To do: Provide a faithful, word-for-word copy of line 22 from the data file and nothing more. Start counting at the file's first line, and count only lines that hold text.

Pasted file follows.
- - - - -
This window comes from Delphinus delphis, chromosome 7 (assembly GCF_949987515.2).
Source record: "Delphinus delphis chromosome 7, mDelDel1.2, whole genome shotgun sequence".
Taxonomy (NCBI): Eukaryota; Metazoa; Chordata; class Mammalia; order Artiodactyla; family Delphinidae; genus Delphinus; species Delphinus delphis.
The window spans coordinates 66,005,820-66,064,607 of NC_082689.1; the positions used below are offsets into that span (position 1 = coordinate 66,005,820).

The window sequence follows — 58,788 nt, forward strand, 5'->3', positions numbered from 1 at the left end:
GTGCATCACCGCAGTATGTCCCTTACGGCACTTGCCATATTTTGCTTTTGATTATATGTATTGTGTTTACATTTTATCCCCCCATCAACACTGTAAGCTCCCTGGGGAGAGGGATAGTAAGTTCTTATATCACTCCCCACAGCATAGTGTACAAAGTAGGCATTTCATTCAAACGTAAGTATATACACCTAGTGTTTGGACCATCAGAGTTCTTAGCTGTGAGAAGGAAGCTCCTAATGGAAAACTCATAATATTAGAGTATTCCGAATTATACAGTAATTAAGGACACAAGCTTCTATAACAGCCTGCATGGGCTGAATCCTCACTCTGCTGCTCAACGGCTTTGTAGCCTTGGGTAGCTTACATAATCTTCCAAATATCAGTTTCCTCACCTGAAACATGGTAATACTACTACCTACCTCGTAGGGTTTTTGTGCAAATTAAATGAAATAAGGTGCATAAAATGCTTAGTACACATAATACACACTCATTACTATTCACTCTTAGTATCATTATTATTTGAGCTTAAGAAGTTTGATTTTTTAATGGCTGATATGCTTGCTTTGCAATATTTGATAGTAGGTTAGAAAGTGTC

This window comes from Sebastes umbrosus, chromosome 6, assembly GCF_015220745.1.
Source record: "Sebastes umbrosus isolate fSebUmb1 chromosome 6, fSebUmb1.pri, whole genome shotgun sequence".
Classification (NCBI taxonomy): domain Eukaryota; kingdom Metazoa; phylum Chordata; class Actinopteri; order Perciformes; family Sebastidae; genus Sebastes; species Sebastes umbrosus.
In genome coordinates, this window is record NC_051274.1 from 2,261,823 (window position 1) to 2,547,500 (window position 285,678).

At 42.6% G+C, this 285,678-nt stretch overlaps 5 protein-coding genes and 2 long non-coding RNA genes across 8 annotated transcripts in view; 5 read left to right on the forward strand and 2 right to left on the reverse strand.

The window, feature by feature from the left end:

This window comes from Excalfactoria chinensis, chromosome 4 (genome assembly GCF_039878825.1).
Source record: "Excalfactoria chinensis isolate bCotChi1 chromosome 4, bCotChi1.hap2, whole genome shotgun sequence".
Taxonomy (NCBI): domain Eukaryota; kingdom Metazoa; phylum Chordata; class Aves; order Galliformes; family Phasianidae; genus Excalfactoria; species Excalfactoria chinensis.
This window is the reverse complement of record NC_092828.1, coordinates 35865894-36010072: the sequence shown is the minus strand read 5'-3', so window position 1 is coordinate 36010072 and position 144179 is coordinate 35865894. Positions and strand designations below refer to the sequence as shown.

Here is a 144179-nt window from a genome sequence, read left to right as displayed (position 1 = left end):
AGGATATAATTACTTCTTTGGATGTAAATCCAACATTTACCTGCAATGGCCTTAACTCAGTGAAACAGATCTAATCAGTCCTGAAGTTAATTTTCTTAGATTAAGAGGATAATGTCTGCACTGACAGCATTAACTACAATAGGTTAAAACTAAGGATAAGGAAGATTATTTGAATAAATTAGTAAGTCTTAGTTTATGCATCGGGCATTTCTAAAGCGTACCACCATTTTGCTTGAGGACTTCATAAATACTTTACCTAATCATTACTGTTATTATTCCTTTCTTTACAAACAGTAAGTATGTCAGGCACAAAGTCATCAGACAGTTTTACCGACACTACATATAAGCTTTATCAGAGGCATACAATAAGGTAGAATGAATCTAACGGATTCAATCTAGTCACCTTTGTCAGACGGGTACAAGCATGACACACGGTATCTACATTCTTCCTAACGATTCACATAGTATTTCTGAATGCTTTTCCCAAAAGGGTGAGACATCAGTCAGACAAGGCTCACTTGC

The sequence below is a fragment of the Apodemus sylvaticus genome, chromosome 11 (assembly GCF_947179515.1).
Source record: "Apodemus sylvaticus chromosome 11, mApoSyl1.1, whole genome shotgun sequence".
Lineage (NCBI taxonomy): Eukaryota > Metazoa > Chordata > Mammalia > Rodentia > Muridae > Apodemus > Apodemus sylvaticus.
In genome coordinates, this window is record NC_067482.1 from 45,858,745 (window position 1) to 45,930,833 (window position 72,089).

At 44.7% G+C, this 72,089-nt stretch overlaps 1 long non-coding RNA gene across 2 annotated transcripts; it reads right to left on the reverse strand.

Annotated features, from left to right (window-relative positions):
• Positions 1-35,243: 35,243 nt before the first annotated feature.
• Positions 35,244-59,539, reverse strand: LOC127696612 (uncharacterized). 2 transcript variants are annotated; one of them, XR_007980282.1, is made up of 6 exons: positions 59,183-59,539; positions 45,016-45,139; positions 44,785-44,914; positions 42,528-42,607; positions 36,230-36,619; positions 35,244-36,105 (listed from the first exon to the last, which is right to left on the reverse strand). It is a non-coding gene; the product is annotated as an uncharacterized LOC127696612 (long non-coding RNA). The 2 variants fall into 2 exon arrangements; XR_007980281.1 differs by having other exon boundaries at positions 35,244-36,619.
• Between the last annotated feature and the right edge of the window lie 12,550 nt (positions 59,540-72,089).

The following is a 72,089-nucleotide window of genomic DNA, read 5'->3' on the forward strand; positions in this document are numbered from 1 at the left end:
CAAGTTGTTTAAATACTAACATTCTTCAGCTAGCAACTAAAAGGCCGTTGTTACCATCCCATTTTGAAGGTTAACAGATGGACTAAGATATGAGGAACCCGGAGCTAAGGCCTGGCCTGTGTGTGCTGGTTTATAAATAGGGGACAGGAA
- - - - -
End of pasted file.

In genome coordinates, this window is record NC_067482.1 from 45,858,745 (window position 1) to 45,930,833 (window position 72,089).